The Captain of Köpenick, Olivier, National Theatre, London
First produced in 1931, a couple of years before Hitler came to power, Carl Zuckmayer's comedy pokes risky, spirited and oddly charming fun at the German inclination towards militaristic conformity.
The Nazis unsurprisingly banned the piece. But, as you sit through this swollen and heavy-handed revival by Adrian Noble in the Olivier, it's another national stereotype that sometimes unjustly springs to mind: the proverbial leadenness of the Germanic sense of humour.
Subtitled “a fairy tale”, the play focuses on Wilhelm Voigt, a petty thief and jailbird who, when released from the nick, finds himself in a maze of Prussian bureaucracy. He's trying to track down the identity papers without which can have no official existence, let alone a residence permit or a job, in this manically regulated 1910 society. Then, while on the run from a riot, he purchases a military uniform in a fancy-dress shop and is immediately mistaken for the genuine article. Far-fetched? Well, no. The plot is based on the real-life story of a vagrant who did precisely that and became something of a folk-hero.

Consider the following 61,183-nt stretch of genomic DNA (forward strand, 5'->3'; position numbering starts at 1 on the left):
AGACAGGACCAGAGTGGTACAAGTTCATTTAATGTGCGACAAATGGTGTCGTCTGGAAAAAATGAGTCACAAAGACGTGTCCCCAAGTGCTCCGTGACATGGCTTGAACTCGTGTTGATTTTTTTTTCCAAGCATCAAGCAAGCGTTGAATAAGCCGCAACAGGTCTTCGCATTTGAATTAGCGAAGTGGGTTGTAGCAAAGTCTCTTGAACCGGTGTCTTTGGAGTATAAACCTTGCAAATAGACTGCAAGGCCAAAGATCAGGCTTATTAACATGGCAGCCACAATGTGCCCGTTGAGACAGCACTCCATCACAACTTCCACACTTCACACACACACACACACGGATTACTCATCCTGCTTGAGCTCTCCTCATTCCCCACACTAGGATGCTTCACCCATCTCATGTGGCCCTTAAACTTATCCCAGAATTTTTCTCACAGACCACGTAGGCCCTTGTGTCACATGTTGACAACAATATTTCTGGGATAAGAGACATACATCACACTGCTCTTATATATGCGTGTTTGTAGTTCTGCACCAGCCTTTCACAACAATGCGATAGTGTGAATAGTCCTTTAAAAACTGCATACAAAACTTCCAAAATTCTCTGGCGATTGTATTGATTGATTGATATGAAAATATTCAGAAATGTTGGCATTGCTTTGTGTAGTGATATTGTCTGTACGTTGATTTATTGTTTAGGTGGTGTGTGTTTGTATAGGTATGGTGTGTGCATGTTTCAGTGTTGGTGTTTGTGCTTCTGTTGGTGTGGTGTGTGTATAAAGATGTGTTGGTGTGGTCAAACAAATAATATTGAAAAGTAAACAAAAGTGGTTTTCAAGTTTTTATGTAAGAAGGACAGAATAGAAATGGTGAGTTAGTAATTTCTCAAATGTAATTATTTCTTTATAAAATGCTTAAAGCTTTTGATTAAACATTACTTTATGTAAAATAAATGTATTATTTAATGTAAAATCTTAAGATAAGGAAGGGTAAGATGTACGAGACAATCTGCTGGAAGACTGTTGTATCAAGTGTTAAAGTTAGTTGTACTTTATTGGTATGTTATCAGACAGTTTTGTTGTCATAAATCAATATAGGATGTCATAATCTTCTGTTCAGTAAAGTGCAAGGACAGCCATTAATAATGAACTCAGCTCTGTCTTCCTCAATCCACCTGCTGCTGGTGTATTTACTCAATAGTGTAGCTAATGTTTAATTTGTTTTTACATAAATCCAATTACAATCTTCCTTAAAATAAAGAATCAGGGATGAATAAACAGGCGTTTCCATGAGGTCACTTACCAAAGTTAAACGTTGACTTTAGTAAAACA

Antony Sher's bravura Voigt is very funny as he blossoms, courtesy of his disguise, from a dumpy, ruefully scapegrace little misfit into a swaggeringly blimpish captain. With shades of Gogol's Government Inspector, the easily-accepted imposture fulfils the protagonist's long-nursed fantasy of being a VIP. There's a lovely sequence where, with a detachment of soldiers now literally marching to his tune, Voigt's feet can't resist breaking into absurd fugitive deviations from the goose-step pattern out of sheer incredulous elation. And the comedy really takes off in the great scene where, under the pretence of investigating municipal corruption, our hero empties the mayor's safe and indignantly, ahem, confiscates the ill-gotten contents.
But the play keeps you waiting an unconscionably long time for these high spots – a fact not disguised by Ron Hutchinson's adaptation which sometimes goes a vulgarity too far in its robust, modernising earthiness nor by Noble's elephantine production with its effortful cartoon-Expressionist sets, its woefully unspontaneous slapstick, and its over-emphasis on rousing nationalist choruses and oom-pah military bands. It's a repetitive piece, true, but here, by time we learn at the end that the Kaiser is delighted that Voigt's trick initially worked – because it shows the German people are suckers for a top-brass uniform and “will follow wherever we lead them” – the point seems to have been laboured into the ground.
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